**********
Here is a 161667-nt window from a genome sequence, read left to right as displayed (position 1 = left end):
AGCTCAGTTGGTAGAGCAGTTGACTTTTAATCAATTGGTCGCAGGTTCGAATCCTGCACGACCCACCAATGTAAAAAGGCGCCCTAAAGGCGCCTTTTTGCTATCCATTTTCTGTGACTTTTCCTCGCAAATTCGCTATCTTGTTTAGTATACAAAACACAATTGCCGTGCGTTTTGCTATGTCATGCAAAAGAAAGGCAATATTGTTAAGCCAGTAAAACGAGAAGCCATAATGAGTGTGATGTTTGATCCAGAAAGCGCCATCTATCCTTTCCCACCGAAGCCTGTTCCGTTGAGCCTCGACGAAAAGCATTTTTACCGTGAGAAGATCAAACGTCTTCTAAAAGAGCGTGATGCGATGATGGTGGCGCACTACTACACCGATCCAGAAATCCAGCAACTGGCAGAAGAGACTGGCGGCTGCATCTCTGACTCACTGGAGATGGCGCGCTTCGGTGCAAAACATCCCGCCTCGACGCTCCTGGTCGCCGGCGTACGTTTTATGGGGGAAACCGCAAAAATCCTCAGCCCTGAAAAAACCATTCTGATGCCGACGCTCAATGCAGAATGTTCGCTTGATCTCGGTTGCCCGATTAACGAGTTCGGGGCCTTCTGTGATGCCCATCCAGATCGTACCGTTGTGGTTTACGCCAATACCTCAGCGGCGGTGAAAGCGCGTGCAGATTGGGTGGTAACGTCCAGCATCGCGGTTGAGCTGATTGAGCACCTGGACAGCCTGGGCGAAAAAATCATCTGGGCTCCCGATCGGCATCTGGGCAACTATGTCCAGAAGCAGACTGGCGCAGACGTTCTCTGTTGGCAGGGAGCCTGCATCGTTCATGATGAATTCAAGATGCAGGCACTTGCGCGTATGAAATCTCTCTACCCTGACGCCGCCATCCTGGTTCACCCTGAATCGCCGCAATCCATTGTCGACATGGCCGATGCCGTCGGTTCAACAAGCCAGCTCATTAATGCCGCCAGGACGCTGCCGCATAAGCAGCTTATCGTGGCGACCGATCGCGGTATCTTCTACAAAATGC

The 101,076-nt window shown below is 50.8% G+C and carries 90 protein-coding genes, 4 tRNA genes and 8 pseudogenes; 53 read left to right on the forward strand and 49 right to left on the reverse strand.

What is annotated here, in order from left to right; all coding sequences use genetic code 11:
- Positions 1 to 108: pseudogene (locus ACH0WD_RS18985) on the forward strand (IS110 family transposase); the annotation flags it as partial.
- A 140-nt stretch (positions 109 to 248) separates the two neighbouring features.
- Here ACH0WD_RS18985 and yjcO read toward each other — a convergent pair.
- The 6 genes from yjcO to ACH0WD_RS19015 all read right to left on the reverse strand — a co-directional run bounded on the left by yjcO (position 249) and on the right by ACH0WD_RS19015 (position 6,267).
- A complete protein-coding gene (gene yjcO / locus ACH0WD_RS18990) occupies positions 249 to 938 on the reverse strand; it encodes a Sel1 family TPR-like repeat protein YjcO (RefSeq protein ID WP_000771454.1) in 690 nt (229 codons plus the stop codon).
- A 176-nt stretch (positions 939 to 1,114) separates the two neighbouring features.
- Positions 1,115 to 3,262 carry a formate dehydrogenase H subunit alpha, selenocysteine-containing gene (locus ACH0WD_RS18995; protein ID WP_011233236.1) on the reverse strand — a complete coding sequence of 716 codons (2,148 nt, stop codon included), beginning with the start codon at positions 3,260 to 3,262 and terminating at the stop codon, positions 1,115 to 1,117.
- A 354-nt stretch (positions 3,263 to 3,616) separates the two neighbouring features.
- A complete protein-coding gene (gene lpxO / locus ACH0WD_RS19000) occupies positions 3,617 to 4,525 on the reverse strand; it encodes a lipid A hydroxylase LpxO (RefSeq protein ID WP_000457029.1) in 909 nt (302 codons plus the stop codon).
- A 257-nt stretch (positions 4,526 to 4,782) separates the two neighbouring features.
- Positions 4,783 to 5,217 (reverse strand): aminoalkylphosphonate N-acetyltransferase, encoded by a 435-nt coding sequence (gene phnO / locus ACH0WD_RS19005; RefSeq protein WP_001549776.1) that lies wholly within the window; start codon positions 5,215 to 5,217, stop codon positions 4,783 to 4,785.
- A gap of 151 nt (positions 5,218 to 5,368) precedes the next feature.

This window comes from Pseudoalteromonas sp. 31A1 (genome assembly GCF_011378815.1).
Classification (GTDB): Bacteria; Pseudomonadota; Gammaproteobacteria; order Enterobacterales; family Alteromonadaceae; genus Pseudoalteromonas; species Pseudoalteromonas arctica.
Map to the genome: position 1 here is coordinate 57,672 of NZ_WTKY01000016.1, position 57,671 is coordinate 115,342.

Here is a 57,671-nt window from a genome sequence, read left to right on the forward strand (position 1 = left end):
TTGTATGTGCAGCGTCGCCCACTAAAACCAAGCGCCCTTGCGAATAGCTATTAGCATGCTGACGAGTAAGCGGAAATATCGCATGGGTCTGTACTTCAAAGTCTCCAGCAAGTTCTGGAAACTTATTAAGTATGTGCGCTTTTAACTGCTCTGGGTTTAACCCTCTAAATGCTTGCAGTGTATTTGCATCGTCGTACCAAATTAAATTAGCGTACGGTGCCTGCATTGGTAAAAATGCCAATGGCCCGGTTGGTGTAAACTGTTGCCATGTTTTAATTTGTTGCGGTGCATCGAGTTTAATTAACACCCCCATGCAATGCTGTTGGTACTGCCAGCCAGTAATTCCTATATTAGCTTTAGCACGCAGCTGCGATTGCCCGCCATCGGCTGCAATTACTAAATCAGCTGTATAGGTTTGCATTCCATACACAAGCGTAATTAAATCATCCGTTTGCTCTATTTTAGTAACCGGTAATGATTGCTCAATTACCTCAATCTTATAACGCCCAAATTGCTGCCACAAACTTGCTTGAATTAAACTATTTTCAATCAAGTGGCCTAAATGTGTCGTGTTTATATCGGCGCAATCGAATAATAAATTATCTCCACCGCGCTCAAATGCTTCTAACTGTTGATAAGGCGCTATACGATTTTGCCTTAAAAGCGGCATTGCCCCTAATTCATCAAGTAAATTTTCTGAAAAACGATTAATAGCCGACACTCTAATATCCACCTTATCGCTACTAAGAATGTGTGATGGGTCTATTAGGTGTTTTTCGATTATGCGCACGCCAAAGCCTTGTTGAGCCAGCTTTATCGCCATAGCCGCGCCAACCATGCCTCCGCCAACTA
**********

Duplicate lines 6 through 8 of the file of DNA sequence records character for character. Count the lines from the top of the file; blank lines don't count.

- A 140-nt stretch (positions 109 to 248) separates the two neighbouring features.
- Here ACH0WD_RS18985 and yjcO read toward each other — a convergent pair.
- The 6 genes from yjcO to ACH0WD_RS19015 all read right to left on the reverse strand — a co-directional run bounded on the left by yjcO (position 249) and on the right by ACH0WD_RS19015 (position 6,267).